8 Photos of Post-Apartheid South Africa

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CAPE TOWN, South Africa — While the whole world entered a new era of unparalleled progress in fields like high technology and medicine, South Africans still battled a regime that separated the nation based on skin color. In 1994, Nelson Mandela established the country as a democracy and thus ended the apartheid era. It can be widely agreed upon that South Africa is a far better place today. The years before 1994 seem monstrous, even unimaginable. However, as the nation celebrates its 20 years of democracy, the harsh reality of post-apartheid South Africa cannot be ignored, and this begs the question: If this is the present, then what will the future look like?

Prevalent Economic Hardships

post-apartheid South Africa
While there has been economic transformation, the South African economy grew at a mere 1.9 percent last year compared with average of five percent across the African continent. The nation’s currency, otherwise known as the rand, fell to a session low of 10.712 to the dollar this June. Thousands of workers have protested the resulting lowered wages, creating many incidences of strike-related violence.
Source: The Guardian
Photo: Presstv

Corruption within the Government

post-apartheid South Africa
This sprawling homestead, belonging to current president Jacob Zuma, is a jarring sight in one of the nation’s poorest areas, KwaZulu-Natal. In this area, 40 percent of the population is unemployed, only 10,000 households have electricity, 7,000 have no access to piped water and 12,000 use pit toilets. Meanwhile, the president’s homestead swallowed $23 million of taxpayers’ money.
Source and Photo: The Guardian

Discontent and Criticism

post-apartheid South Africa
Archbishop Desmond Tutu was quoted in The Sunday Times stating, “I’m glad that [Mandela] is dead. I’m glad that most of the people are no longer alive to see this. I didn’t think there would be disillusionment so soon.” This is not the only time he has criticized the government. During a press conference in Cape Town, he declared, “You, President Zuma, and your government, do not represent me. I am warning you, as I warned the pro-apartheid nationalists, one day we will pray for the defeat of the ANC [African National Congress] government.”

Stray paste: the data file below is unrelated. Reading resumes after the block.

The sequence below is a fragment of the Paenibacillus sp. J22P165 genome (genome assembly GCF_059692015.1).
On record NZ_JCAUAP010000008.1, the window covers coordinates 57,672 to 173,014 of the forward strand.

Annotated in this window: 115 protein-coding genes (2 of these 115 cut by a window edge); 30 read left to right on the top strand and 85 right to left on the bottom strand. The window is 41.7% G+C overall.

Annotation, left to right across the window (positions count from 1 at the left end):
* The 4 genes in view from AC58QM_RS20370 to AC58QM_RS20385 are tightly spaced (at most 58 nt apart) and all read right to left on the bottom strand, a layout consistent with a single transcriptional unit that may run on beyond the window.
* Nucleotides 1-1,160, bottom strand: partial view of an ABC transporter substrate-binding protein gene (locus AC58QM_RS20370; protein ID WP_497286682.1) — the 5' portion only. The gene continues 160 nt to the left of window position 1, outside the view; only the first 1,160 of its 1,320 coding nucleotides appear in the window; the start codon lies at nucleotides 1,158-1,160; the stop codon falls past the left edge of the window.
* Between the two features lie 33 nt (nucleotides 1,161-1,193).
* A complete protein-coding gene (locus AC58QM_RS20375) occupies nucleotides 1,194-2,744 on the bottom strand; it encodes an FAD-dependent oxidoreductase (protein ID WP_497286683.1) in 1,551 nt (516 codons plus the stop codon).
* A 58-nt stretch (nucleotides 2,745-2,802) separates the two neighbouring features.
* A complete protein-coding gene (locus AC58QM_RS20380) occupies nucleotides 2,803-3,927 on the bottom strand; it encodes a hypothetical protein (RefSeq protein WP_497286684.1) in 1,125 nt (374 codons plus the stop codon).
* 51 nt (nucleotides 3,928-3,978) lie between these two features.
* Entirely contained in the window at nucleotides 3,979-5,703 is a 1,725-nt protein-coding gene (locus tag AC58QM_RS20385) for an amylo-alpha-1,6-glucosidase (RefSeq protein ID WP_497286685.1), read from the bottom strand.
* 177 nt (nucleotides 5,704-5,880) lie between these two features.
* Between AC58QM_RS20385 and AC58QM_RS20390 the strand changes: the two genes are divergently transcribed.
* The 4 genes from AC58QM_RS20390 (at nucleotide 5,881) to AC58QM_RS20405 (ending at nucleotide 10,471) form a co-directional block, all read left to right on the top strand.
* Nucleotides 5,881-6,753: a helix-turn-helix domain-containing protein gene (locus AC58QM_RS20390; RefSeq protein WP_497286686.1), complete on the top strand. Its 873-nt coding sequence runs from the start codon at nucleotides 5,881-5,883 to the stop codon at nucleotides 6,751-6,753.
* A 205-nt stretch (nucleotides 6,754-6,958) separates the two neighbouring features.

Sources: News24, The Guardian
Photo: News24

Freedom Day 2014

post-apartheid South Africa
Despite the widespread feelings of discontent and disillusionment, the ANC won in a landslide victory in this year’s election. The ANC has governed the nation for 20 years, and many people feel a loyalty toward the government that Mandela spearheaded in 1994. According to prominent HIV/AIDS activist Zachie Achmat, “Most people who vote ANC, vote for decent homes, economic justice, water and what the ANC calls a better life for all.” If the present problems are not alleviated, the ANC can expect a bigger battle in the 2019 elections. 
Sources: The Nation
Photo: NPR

Townships

post-apartheid South Africa
During the apartheid era, non-whites were forced to emigrate into these segregated areas known as townships. Khayelitsha, pictured above, is one of South Africa’s fastest growing townships. The communities face prevalent problems such as concentrated crime, poor education and lack of electricity.
Source and Photo: The Guardian

Intermingling of Races

post-apartheid South Africa
Despite the currently existing problems, this photo of young adults outside a cafe reveals the nation’s progress in breaking down the barriers that skin color once created.
Source and Photo: CSMonitor

Poor Education

post-apartheid south africa
The Apartheid government withheld resources from black schools, and the repercussions from that are still felt today. The country appears to have a “two-tiered education system” – there is a functional one for the wealthy, mostly white citizens, and a dysfunctional public system for poor blacks who rarely get the opportunity to advance to any form of higher education.
Source and Photo: The Guardian

HIV/AIDS

post-apartheid south africa
HIV/AIDS is still the biggest killer in South Africa. In 2001, 43 percent of South Africans deaths were caused by AIDS-related infections. Statistics show that in Vulindlela, an area of KwaZulu-Natal, two-thirds of the women are HIV positive by the age of 30. Johannasburg General Hospital has stated that the majority of babies who die in neonatal ICU are HIV positive. However, due to challenges such as misinformation and social stigma, less than five percent of the population has been tested. This reveals a dire need for better-implemented programs that promote awareness and seek out ways to reduce the disease’s prevalence.
Source: GSMA
Photo: FindingDulcinea

Although South Africa should be greatly admired for how it overcame so many obstacles, it cannot be denied that the post-apartheid nation still has quite a way to go. The present hovers on a pinnacle, and it is difficult to determine if the country will back-slide into the corruption and turbulent instability of the past, or move forward into a future of greater equality and prosperity for the whole nation.

Joan Chung

Featured Photo: WallsWorld

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Joan is a BORGEN Magazine writer.

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